The U.S. House today approved the Senate’s version of the Keystone XL pipeline legislation, sending the matter to President Barack Obama without the need for conference committee.
Rep. Cramer, who introduced the House iteration of the legislation, spoke in favor of the Senate version and in favor of the House sending legislation to President Barack Obama even in the face of a veto threat.
“Veto threats before voting on important legislation leads to gridlock I suppose,” Cramer said, “but that shouldn’t stop us from doing our work.”
He also addressed concerns voiced by Democrats about approving the pipeline amid low oil prices, noting that oil prices were pretty low when TransCanada began the project.
“2036 days ago the price of oil was approaching $50,” he said, “but TransCanda still applied” to build the Keystone pipeline.
Infrastructure which lowers the price of bringing energy to market is “even more important during low prices,” Cramer added.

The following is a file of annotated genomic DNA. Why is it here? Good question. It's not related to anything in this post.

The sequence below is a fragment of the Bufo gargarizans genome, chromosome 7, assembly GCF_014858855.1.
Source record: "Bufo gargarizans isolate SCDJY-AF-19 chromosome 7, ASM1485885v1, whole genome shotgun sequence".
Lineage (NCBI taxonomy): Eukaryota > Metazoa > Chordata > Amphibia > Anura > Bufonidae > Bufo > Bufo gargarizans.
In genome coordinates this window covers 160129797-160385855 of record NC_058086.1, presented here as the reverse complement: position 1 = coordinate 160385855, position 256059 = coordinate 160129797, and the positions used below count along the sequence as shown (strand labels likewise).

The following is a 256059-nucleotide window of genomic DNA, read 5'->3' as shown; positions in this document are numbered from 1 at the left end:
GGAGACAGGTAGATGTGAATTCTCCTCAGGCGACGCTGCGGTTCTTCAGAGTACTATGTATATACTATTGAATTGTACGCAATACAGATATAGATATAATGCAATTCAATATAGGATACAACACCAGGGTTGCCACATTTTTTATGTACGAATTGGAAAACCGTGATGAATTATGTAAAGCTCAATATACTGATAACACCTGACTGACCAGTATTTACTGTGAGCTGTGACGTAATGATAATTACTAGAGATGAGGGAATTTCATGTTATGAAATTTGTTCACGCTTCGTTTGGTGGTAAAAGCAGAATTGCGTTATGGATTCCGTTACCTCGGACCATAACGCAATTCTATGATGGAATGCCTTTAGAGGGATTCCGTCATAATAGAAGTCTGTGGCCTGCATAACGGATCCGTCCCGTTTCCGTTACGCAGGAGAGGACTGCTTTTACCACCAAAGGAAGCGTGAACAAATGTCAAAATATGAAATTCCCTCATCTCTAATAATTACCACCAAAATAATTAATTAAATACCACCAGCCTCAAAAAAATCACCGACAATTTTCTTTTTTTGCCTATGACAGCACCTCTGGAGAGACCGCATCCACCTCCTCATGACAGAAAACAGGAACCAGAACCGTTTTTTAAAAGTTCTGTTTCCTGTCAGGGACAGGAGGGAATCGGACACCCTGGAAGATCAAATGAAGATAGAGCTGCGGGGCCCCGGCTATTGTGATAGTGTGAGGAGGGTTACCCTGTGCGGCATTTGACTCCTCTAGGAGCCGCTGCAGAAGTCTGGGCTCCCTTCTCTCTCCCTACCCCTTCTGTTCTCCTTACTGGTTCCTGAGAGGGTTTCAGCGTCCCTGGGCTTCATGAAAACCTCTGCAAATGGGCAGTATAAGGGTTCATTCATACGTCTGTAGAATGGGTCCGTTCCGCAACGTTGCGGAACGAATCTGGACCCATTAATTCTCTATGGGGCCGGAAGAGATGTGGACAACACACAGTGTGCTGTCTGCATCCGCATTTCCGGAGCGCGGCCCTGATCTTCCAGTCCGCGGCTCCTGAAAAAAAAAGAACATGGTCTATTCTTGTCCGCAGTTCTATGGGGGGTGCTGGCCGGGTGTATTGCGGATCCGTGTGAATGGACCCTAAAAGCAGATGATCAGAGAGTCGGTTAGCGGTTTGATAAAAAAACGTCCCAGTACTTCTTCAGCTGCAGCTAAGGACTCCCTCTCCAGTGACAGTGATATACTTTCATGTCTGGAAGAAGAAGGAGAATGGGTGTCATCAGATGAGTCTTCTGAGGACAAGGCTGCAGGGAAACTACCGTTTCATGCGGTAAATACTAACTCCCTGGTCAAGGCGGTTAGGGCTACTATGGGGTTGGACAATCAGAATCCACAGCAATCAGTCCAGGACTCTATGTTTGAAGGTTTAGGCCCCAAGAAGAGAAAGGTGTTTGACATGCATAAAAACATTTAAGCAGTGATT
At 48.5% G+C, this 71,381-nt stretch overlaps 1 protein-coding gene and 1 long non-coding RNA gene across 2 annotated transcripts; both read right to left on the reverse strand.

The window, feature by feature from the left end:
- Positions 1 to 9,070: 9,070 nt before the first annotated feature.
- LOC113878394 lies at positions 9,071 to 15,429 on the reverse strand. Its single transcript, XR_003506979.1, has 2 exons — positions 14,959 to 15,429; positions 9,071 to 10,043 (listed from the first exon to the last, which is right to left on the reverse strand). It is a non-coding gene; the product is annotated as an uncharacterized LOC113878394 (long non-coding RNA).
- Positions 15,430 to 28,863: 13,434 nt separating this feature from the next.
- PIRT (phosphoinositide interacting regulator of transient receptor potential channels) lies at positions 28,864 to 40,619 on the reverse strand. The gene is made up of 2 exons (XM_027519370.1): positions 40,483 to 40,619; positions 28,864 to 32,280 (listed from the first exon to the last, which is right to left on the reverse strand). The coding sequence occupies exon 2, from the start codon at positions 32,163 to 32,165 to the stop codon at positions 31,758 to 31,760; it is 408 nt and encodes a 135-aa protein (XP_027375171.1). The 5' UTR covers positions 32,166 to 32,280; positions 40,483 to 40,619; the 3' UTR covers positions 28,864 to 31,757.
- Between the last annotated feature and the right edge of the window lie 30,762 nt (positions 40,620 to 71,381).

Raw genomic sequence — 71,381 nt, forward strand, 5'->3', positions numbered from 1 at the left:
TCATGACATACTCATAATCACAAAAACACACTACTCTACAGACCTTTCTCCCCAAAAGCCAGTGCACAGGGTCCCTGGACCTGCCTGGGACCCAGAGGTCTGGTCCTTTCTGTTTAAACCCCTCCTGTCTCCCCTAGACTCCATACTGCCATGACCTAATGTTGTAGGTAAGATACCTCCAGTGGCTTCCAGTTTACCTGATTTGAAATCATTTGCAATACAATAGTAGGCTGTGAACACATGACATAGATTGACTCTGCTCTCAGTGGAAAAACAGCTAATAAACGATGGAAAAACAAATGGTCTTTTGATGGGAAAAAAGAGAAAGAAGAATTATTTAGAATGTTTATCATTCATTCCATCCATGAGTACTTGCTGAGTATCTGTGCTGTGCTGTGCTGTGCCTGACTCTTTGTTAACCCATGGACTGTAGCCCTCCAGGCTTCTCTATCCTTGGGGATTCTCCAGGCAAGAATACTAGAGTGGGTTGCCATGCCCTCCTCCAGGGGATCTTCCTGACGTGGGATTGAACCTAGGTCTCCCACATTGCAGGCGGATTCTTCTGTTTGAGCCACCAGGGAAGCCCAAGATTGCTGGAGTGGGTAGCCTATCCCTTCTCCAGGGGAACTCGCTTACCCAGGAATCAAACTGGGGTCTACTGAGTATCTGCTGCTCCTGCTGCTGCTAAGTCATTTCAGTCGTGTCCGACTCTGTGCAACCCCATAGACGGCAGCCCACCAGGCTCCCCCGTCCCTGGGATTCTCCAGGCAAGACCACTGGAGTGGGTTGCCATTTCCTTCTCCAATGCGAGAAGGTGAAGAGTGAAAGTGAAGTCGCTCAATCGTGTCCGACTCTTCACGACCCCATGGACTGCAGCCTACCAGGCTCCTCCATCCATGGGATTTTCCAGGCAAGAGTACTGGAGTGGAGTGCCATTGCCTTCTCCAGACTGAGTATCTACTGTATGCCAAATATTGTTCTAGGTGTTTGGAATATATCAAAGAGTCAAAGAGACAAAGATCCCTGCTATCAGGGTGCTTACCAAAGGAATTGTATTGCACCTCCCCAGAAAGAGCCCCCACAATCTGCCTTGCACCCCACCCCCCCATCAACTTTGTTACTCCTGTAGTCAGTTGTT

Obama is going to veto this legislation, to be sure, but Republicans have sent a message with this bill. It has bi-partisan support. It was thoroughly debated, with the Senate allowing more amendment votes on this bill than they allowed all of last year under Democrat control. This is supposedly the sort of compromise and working togetherness that Obama says he wants from Congress.
Yet, because this energy project doesn’t meet his ideological criteria he’ll veto it, even though it meets all regulatory criteria.
President Obama now has 10 days (not counting Sundays) to sign the law, veto the law, or let it pass into law without his signature.